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"Fascist states are founded on lies, and sustained by collective lying. It is the fuel they run on. And such is the world of lies that our President would like to draw us into," Freudenburg writes. (Photo: Julio Cortez / AP)

Why We Need to Go Back to Fascism 101

Donald Trump and the Tiberian lie

Kirk Freudenburg

By now the daily rituals of a diseased symbiosis that has developed between the President and the better angels of our news media have become depressingly familiar: Donald Trump says something outrageous, self-serving, and patently false, and responsible journalists snap into action, aligning facts to prove that he has told a lie or, at the very least, wildly distorted the truth.  They show images, cite evidence, provide context and history, and so on.  But before they can finish stating the obvious, the President has tossed them another piece of red meat, in the form of yet another falsehood, even more outrageous than the last.

"Donald Trump is getting things done with these lies that no amount of 'exposure' can frustrate. He pays no price for having them exposed, and he rather seems to enjoy watching responsible journalists scramble to expose them."

Clearly, Donald Trump is getting things done with these lies that no amount of ‘exposure’ can frustrate.  He pays no price for having them exposed, and he rather seems to enjoy watching responsible journalists scramble to expose them. 

What journalists routinely get wrong about the President’s lies is to assume that he tells them in order to deceive.  But these lies are of a radically different kind.  No ‘pants on fire’ rating on a PolitiFact ‘Truth-O-Meter’ can discredit them because they are drawn from an anti-democratic playbook, where deception is a side-effect of lying rather than the principal aim.  Donald Trump does not object to having his most ludicrous assertions exposed as lies.  He objects to their not being accepted as lies.  This sounds odd, I realize, but anyone who has studied the inner workings of fascism knows that the most outrageous lies of any given imperator, ‘father of the fatherland’or il duce are not about deception; they are about demonstrating the leader’s power to impose deceptions.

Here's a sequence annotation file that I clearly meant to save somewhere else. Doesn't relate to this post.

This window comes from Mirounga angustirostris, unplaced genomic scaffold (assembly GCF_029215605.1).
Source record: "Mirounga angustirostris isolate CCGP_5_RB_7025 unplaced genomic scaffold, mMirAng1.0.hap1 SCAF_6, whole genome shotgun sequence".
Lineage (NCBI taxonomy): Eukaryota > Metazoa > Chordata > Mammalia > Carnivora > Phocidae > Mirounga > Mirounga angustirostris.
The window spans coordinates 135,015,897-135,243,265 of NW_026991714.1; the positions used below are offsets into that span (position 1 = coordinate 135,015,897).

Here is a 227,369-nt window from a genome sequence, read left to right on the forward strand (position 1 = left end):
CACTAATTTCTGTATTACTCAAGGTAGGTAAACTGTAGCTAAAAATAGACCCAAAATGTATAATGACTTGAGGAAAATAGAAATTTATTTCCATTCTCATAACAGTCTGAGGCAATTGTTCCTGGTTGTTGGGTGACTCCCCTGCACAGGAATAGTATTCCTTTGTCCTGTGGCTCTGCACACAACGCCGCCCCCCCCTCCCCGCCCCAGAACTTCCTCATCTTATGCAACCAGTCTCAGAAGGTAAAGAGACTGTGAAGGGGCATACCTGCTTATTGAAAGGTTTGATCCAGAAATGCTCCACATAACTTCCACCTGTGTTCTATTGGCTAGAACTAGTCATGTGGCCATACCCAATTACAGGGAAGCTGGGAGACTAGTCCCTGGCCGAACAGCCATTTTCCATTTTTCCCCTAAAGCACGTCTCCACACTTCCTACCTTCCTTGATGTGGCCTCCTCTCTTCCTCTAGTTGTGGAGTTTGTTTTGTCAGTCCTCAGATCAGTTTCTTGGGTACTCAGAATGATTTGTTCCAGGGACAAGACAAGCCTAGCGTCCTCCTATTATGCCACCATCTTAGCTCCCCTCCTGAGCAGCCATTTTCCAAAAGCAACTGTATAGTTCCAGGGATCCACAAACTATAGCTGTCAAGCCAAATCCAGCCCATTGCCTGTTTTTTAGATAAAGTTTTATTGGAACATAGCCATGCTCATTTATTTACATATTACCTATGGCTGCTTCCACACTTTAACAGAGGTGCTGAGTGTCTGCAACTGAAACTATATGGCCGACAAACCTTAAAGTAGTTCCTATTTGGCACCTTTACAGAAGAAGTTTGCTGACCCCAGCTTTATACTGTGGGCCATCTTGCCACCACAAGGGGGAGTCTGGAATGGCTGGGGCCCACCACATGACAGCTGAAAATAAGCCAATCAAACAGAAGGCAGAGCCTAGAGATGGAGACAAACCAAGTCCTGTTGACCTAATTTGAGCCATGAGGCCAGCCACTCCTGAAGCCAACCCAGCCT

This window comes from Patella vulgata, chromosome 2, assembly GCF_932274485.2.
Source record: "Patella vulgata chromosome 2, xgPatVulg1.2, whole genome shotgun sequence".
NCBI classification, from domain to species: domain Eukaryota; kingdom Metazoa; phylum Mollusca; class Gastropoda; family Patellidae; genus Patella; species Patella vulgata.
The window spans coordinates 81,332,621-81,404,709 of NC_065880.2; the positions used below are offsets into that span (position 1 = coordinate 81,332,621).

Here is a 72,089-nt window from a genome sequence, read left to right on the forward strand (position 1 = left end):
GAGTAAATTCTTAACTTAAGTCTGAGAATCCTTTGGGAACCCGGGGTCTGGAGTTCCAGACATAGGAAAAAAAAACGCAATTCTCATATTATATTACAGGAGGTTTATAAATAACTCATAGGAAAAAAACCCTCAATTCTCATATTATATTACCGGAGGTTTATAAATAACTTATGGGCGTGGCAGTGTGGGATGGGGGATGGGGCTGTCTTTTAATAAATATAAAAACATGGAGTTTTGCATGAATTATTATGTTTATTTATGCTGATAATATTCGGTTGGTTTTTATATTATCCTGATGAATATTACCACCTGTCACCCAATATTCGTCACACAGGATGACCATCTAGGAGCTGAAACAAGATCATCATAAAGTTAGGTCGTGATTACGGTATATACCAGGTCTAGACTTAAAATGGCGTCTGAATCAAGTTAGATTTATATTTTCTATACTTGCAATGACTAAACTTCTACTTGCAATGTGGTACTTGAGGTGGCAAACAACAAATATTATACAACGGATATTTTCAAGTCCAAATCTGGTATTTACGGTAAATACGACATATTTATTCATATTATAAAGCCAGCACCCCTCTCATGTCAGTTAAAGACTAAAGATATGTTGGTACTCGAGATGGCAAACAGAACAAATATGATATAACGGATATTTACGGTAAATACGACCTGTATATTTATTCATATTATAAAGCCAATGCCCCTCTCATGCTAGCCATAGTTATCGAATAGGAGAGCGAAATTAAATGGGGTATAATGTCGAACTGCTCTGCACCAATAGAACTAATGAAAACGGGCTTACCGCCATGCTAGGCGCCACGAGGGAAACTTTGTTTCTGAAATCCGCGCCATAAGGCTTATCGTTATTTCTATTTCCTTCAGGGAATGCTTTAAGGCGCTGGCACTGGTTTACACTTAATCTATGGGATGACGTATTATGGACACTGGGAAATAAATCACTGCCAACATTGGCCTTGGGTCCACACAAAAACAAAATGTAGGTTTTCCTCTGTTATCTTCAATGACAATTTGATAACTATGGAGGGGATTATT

I come at this not as a journalist, but as a scholar of ancient Rome.  Consider, for example, the ‘founding lie’ that was told by emperor Tiberius at a meeting of the Roman Senate on September 17, 14 AD.  Rome’s first emperor, Augustus, had recently passed away.  Tiberius, the deceased emperor’s adopted ‘son,’ stood before the Senate and read out Augustus’s will.  In it he was named Augustus’s heir.  This was new territory for the Roman Senate.  Technically speaking, emperors should not exist: they were anathema to Rome’s ‘republican’ constitution.  For those gathered in the Senate that day, Augustus was not only their first emperor, he was their first dead one.  So what were they to do?  Could a dead emperor just name someone in his will to make that someone the next emperor?  Were they, as senators, to have no say in the matter?  Or perhaps they did not really need an emperor, especially one as unlikeable as Tiberius.